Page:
Friday, July 6, 2007

Spacious skies, purple mountains, amber waves of grain and other beautiful sights

It is truly amazing to observe what Katherine Lee Bates did from the top of Pikes Peak in Colorado, as she penned the now famous words to America the Beautiful. I have had the privilege of seeing this view on numerous occasions while living in Colorado Springs, and it truly is breathtaking.

It struck me recently, as we celebrated our Independence day, that, to observe the natural beauty she did, and interpret it the way she did, necessarily required complete freedom. Freedom from the kinds of burdens that would have served as a distraction from all the natural beauty around her. By my reckoning freedom is at best a nebulous term, since many people define it differently. For the man incarcerated, who spends the majority of his life behind bars, but yet has found peace and contentment in a personal relationship with Christ, freedom holds a completely different meaning than it would to, say, the man who spends his life using drugs while backpacking and hitchhiking from one town to another, living off the goodwill of people and sometines doing the occasional odd job to pay his way, while enjoying his freedom to live as he pleases.

I call to mind the incredible and awesome natural beauty in places like my birth country, Nigeria. The endless stretch of incredible, virgin-white beaches, the warm and turbulent atlantic waters with their waves breaking on the empty beaches, stretching for miles along the coast of Lagos (undoubtedly an undiscovered surfers paradise), the majestic, tall palm trees swaying in the wind, as if in rythm to a song only they are privy to. All of these amount to... nothing! In a nation where survival and three square meals a day aren't a guarantee, these natural wonders are completely wasted on the average person who passes by, oblivious to the veritable tourist gold mine upon which we sit. Had these natural wonders been found in a country that is truly free, where the focus is on enhancing lifestyle and not just survival, they may well have become among the most traveled tourist spots on earth.

America has worked hard for her freedom. The old cliche rings true, that freedom is not free. I read an internet article (don't quote me on its veracity) recently that stated that a large majority of the signers of the Declaration of Independence met with hardship, poverty and death. Some spent much of their lives as fugitives from an oppressive British government that was bent on staving off the American fight for freedom and independence. Whether these assertions about their struggles are true or not, the point is well made that freedom always comes at a high price. If you doubt that fact, you need look no further than the war in Iraq and the casualties that have been claimed by the fight for a democratic world. Whatever your political position on the efficacy of the war, you cannot argue the fact that a high price has been paid to preserve the freedom of the Iraqi people as well as the rest of the Middle East, that have sufferred at the hands of tyrants like Saddam Hussein.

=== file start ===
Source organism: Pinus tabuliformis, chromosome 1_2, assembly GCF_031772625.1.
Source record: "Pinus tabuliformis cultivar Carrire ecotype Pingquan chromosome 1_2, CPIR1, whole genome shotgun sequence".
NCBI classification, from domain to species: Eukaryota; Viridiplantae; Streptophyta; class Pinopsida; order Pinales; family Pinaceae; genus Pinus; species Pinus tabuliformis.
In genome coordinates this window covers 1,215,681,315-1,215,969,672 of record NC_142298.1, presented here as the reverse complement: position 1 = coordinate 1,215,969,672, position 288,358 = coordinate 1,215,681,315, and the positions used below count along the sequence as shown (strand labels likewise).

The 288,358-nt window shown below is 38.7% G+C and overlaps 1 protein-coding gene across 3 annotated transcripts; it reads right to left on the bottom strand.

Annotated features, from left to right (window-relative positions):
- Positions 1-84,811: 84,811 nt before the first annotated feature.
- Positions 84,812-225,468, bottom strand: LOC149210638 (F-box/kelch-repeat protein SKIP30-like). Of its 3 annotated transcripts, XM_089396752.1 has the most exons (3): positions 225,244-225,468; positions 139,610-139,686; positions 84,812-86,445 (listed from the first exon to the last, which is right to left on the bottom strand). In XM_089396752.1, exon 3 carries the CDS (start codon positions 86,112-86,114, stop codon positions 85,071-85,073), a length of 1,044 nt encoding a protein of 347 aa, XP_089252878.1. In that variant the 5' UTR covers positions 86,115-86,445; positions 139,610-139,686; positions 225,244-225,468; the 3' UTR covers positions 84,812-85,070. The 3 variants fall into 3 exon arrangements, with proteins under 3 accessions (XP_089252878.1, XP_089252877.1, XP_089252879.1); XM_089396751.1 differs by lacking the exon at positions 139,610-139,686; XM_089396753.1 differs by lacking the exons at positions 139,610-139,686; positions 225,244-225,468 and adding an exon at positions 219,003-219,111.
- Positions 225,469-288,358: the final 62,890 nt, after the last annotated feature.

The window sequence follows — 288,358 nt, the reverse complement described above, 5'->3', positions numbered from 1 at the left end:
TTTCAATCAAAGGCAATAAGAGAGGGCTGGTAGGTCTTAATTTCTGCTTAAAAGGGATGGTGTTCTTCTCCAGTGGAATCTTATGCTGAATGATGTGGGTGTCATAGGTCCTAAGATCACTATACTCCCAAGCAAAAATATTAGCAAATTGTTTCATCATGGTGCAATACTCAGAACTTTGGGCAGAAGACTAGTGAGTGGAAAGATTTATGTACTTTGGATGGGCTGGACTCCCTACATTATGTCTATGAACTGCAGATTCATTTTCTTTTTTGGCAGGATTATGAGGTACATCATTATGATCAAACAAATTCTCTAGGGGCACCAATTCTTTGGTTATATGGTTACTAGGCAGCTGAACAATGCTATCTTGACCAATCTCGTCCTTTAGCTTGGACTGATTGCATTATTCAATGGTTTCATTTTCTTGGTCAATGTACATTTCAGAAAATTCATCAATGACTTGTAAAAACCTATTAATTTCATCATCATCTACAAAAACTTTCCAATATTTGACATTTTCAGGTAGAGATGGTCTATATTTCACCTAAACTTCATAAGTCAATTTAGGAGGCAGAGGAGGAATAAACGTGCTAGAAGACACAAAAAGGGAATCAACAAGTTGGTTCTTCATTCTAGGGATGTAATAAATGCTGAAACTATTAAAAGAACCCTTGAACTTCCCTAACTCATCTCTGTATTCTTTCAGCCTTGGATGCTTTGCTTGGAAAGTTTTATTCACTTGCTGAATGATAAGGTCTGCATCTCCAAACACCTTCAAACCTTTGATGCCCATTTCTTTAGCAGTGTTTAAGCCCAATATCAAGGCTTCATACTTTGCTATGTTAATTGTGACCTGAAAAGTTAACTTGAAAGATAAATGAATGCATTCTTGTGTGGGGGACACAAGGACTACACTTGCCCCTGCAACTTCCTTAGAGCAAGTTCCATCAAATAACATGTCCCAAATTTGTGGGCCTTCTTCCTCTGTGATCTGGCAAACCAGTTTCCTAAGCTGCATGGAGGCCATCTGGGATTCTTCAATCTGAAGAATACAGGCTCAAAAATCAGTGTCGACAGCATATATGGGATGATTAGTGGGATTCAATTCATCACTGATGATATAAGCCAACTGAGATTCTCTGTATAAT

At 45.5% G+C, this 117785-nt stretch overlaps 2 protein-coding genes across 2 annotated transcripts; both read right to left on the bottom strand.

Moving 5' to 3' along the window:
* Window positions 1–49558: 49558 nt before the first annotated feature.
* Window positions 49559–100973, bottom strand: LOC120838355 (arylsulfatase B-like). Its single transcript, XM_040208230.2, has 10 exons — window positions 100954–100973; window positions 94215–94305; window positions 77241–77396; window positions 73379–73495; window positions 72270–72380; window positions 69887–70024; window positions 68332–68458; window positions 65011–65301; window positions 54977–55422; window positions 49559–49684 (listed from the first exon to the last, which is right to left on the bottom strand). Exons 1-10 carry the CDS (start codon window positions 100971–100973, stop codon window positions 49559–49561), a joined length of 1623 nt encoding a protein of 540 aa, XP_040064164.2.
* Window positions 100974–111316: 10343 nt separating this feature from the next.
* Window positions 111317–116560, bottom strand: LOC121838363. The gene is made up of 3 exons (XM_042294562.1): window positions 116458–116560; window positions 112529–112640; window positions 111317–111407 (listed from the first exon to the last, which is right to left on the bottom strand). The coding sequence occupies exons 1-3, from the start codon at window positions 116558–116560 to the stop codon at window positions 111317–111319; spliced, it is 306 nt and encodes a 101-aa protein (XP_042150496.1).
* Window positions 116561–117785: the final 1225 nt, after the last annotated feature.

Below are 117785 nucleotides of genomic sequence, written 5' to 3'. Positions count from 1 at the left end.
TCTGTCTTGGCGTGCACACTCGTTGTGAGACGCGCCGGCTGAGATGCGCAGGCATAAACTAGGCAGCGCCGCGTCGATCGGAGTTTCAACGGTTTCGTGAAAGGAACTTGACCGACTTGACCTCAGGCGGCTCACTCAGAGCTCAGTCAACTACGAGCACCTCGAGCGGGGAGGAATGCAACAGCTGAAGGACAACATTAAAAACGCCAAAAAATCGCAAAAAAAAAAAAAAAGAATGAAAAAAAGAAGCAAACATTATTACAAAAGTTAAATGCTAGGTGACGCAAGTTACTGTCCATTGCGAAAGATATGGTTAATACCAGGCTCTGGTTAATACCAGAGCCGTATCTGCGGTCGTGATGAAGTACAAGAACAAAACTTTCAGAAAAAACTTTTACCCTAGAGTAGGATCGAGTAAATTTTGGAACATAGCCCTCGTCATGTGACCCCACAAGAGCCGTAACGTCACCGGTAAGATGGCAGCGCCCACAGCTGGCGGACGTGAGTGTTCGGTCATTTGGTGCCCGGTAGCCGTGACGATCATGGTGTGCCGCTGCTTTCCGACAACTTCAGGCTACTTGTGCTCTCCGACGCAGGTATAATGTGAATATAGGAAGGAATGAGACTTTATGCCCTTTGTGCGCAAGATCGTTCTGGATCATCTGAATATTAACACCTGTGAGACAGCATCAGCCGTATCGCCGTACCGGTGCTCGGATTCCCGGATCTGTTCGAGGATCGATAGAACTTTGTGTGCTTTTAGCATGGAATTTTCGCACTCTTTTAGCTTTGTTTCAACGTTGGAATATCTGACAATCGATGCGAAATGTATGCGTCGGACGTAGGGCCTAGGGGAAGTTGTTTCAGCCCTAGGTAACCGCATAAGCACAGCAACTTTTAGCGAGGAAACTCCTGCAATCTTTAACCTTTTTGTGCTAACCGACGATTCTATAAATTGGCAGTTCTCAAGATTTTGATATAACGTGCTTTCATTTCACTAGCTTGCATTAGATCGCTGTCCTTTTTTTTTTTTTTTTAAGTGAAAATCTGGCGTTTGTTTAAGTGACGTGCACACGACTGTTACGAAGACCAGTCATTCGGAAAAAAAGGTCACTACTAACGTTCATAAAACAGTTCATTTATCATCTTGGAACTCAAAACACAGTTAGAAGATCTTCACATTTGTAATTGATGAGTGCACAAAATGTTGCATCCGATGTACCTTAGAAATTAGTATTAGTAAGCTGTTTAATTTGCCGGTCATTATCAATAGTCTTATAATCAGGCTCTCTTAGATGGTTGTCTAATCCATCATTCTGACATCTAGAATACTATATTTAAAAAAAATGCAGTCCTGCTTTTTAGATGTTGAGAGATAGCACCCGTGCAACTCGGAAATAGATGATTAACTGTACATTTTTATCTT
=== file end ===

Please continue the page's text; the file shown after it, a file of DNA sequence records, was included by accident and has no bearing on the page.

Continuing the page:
America is great because she is free! As Americans, we are free to choose what, where and when we will eat. We are free to choose where we work and what we are willing to accept as fair compensation for our labor. We are free to choose what we will wear, what we listen to, what we watch, we are even free to choose Coke or Pepsi. The greatest freedom we have though, is the freedom to choose, who, what and when to worship. Herein lies the paradox. Our freedom, if we choose to worship the wrong thing, will lead us back down a path of bondage. This in turn will cause us to miss the beauty that is all around us (a drug addict that "worships at the altar of meth" will more than likely not concern himself with appreciating the view from Pikes Peak the way Katherine Lee Bates did), a beauty that is so quintessentially American. I for one am proud to be an American, and I am gratified to know that my freedom is greater exemplified by the freedom to worship Jesus Christ as my Lord and Savior.

I urge all Americans (as well as non-Americans) to take advantage of this freedom which we sometimes take for granted, and seek for a personal relationship with the One who paid the greatest price of all for the most valuable freedom that could ever be purchased. Freedom from eternal estrangement from our maker. The price? The "blood of God" shed upon a cross for you and for me. A more horrific yet beautiful sight as Christ freely choosing to hang from a cross, has never been seen before or since, not even from the top of Pikes Peak!